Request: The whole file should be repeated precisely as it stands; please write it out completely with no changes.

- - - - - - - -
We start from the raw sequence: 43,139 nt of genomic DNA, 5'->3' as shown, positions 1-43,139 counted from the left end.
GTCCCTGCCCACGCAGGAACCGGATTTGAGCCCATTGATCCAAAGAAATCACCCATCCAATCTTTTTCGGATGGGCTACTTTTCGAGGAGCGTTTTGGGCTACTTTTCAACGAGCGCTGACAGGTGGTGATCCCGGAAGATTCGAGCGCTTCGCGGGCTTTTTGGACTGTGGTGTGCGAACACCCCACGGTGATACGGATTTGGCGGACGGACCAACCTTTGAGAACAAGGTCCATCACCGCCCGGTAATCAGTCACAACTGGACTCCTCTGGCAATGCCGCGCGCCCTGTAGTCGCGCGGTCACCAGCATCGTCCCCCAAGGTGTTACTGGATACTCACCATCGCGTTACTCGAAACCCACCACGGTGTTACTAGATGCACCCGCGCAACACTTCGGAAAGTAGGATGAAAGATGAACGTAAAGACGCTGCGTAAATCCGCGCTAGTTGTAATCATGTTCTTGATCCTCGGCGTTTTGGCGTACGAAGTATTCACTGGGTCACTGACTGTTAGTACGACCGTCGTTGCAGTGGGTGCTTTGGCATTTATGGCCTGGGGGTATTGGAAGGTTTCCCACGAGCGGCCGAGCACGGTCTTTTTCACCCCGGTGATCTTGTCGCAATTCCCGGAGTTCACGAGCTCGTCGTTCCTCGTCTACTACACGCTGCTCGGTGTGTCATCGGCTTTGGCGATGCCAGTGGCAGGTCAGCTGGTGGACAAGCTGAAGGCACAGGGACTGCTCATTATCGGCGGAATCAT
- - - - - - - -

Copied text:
We start from the raw sequence: 43,139 nt of genomic DNA, 5'->3' as shown, positions 1-43,139 counted from the left end.
GTCCCTGCCCACGCAGGAACCGGATTTGAGCCCATTGATCCAAAGAAATCACCCATCCAATCTTTTTCGGATGGGCTACTTTTCGAGGAGCGTTTTGGGCTACTTTTCAACGAGCGCTGACAGGTGGTGATCCCGGAAGATTCGAGCGCTTCGCGGGCTTTTTGGACTGTGGTGTGCGAACACCCCACGGTGATACGGATTTGGCGGACGGACCAACCTTTGAGAACAAGGTCCATCACCGCCCGGTAATCAGTCACAACTGGACTCCTCTGGCAATGCCGCGCGCCCTGTAGTCGCGCGGTCACCAGCATCGTCCCCCAAGGTGTTACTGGATACTCACCATCGCGTTACTCGAAACCCACCACGGTGTTACTAGATGCACCCGCGCAACACTTCGGAAAGTAGGATGAAAGATGAACGTAAAGACGCTGCGTAAATCCGCGCTAGTTGTAATCATGTTCTTGATCCTCGGCGTTTTGGCGTACGAAGTATTCACTGGGTCACTGACTGTTAGTACGACCGTCGTTGCAGTGGGTGCTTTGGCATTTATGGCCTGGGGGTATTGGAAGGTTTCCCACGAGCGGCCGAGCACGGTCTTTTTCACCCCGGTGATCTTGTCGCAATTCCCGGAGTTCACGAGCTCGTCGTTCCTCGTCTACTACACGCTGCTCGGTGTGTCATCGGCTTTGGCGATGCCAGTGGCAGGTCAGCTGGTGGACAAGCTGAAGGCACAGGGACTGCTCATTATCGGCGGAATCAT